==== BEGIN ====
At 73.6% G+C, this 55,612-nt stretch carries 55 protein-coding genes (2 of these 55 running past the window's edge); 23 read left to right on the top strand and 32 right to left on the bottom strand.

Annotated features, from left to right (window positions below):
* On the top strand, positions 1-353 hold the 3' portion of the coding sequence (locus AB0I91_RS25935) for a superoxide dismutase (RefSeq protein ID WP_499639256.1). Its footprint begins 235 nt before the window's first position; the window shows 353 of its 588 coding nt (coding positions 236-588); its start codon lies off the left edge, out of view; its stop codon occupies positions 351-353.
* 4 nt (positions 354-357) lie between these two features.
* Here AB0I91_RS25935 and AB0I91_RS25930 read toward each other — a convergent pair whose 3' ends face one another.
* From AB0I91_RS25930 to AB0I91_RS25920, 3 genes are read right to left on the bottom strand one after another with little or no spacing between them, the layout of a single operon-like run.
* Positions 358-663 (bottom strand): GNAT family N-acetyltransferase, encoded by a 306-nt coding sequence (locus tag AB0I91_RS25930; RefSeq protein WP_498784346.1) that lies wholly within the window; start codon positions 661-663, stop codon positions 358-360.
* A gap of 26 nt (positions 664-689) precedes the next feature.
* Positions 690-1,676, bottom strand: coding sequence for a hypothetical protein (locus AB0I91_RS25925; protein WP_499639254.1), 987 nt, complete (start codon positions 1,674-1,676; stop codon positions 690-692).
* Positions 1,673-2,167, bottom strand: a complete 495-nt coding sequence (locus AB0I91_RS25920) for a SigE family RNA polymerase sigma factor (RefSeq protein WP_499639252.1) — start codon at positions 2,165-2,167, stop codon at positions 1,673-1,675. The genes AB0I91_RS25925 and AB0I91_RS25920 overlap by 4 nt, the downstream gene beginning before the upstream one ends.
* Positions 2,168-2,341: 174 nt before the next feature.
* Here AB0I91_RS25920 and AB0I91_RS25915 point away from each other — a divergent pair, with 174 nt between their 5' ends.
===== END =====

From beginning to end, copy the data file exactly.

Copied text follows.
At 73.6% G+C, this 55,612-nt stretch carries 55 protein-coding genes (2 of these 55 running past the window's edge); 23 read left to right on the top strand and 32 right to left on the bottom strand.

Annotated features, from left to right (window positions below):
* On the top strand, positions 1-353 hold the 3' portion of the coding sequence (locus AB0I91_RS25935) for a superoxide dismutase (RefSeq protein ID WP_499639256.1). Its footprint begins 235 nt before the window's first position; the window shows 353 of its 588 coding nt (coding positions 236-588); its start codon lies off the left edge, out of view; its stop codon occupies positions 351-353.
* 4 nt (positions 354-357) lie between these two features.
* Here AB0I91_RS25935 and AB0I91_RS25930 read toward each other — a convergent pair whose 3' ends face one another.
* From AB0I91_RS25930 to AB0I91_RS25920, 3 genes are read right to left on the bottom strand one after another with little or no spacing between them, the layout of a single operon-like run.
* Positions 358-663 (bottom strand): GNAT family N-acetyltransferase, encoded by a 306-nt coding sequence (locus tag AB0I91_RS25930; RefSeq protein WP_498784346.1) that lies wholly within the window; start codon positions 661-663, stop codon positions 358-360.
* A gap of 26 nt (positions 664-689) precedes the next feature.
* Positions 690-1,676, bottom strand: coding sequence for a hypothetical protein (locus AB0I91_RS25925; protein WP_499639254.1), 987 nt, complete (start codon positions 1,674-1,676; stop codon positions 690-692).
* Positions 1,673-2,167, bottom strand: a complete 495-nt coding sequence (locus AB0I91_RS25920) for a SigE family RNA polymerase sigma factor (RefSeq protein WP_499639252.1) — start codon at positions 2,165-2,167, stop codon at positions 1,673-1,675. The genes AB0I91_RS25925 and AB0I91_RS25920 overlap by 4 nt, the downstream gene beginning before the upstream one ends.
* Positions 2,168-2,341: 174 nt before the next feature.
* Here AB0I91_RS25920 and AB0I91_RS25915 point away from each other — a divergent pair, with 174 nt between their 5' ends.